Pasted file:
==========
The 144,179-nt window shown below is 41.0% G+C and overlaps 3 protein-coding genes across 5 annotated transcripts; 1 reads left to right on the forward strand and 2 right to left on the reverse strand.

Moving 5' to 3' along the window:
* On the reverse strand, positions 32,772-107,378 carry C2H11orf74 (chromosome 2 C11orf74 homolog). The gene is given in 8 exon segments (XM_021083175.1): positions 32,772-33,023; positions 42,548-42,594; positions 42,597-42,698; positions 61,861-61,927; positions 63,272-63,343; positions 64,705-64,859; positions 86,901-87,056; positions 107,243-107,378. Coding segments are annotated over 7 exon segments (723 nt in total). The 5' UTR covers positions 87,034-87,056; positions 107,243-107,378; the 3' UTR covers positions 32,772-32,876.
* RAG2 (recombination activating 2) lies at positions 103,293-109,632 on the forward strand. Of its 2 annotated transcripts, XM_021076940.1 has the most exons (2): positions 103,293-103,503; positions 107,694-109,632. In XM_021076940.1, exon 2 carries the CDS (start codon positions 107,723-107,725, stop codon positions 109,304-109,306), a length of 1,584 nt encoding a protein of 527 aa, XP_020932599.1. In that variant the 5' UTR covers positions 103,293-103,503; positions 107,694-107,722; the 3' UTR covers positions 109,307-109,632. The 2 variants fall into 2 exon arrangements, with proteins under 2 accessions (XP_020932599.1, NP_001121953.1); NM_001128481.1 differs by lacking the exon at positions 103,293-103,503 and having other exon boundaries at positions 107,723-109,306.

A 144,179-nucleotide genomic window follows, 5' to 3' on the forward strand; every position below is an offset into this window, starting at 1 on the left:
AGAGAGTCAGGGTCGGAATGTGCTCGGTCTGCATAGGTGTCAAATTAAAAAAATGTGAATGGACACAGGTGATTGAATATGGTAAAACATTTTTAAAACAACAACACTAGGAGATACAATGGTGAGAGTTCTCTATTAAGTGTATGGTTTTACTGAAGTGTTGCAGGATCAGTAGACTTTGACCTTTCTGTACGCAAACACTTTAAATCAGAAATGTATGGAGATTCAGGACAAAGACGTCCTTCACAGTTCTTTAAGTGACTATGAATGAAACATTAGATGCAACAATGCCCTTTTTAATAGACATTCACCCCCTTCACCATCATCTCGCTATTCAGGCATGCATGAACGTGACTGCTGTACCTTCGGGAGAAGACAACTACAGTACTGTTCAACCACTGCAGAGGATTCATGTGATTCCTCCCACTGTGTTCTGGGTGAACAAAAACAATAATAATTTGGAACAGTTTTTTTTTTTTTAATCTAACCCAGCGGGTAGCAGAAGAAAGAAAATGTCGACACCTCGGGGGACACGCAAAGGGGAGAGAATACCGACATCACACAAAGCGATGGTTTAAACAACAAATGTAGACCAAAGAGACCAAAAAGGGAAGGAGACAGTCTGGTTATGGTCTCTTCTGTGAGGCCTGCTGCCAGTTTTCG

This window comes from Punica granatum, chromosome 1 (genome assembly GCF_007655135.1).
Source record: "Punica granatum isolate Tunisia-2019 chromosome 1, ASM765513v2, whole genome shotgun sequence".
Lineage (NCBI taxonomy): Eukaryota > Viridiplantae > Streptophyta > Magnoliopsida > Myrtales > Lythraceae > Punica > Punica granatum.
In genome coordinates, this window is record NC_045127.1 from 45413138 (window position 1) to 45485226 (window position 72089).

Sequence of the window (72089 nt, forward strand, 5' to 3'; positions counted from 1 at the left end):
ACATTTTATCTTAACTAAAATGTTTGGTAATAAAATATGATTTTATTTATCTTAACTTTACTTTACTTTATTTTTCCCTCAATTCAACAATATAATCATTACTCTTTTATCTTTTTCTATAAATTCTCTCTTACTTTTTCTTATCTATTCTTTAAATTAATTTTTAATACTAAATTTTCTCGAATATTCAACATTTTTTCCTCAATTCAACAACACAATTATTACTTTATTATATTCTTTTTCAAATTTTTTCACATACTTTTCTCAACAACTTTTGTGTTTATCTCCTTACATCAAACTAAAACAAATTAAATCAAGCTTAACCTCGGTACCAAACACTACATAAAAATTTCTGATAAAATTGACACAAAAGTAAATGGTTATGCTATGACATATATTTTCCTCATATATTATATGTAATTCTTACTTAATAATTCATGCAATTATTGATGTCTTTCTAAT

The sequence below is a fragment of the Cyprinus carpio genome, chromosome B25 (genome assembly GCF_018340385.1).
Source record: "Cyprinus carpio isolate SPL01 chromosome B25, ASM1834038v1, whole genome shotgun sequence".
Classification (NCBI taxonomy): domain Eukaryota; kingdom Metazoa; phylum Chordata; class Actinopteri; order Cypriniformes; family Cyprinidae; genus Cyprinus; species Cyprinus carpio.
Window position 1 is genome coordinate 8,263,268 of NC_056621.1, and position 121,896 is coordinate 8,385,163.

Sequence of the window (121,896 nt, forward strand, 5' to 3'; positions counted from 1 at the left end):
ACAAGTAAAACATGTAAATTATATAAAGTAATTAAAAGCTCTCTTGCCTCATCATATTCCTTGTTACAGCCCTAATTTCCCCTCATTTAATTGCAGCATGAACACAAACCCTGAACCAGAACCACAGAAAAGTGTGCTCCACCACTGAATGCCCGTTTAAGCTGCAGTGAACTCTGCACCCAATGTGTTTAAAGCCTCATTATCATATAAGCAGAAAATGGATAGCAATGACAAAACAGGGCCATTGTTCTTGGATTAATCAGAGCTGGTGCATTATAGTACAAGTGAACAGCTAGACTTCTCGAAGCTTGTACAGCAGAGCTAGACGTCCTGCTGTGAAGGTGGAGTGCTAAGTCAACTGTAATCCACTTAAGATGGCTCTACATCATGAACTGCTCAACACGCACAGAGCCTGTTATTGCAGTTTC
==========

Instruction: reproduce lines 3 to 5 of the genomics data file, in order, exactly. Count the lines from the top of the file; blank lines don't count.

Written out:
* On the reverse strand, positions 32,772-107,378 carry C2H11orf74 (chromosome 2 C11orf74 homolog). The gene is given in 8 exon segments (XM_021083175.1): positions 32,772-33,023; positions 42,548-42,594; positions 42,597-42,698; positions 61,861-61,927; positions 63,272-63,343; positions 64,705-64,859; positions 86,901-87,056; positions 107,243-107,378. Coding segments are annotated over 7 exon segments (723 nt in total). The 5' UTR covers positions 87,034-87,056; positions 107,243-107,378; the 3' UTR covers positions 32,772-32,876.
* RAG2 (recombination activating 2) lies at positions 103,293-109,632 on the forward strand. Of its 2 annotated transcripts, XM_021076940.1 has the most exons (2): positions 103,293-103,503; positions 107,694-109,632. In XM_021076940.1, exon 2 carries the CDS (start codon positions 107,723-107,725, stop codon positions 109,304-109,306), a length of 1,584 nt encoding a protein of 527 aa, XP_020932599.1. In that variant the 5' UTR covers positions 103,293-103,503; positions 107,694-107,722; the 3' UTR covers positions 109,307-109,632. The 2 variants fall into 2 exon arrangements, with proteins under 2 accessions (XP_020932599.1, NP_001121953.1); NM_001128481.1 differs by lacking the exon at positions 103,293-103,503 and having other exon boundaries at positions 107,723-109,306.

A 144,179-nucleotide genomic window follows, 5' to 3' on the forward strand; every position below is an offset into this window, starting at 1 on the left: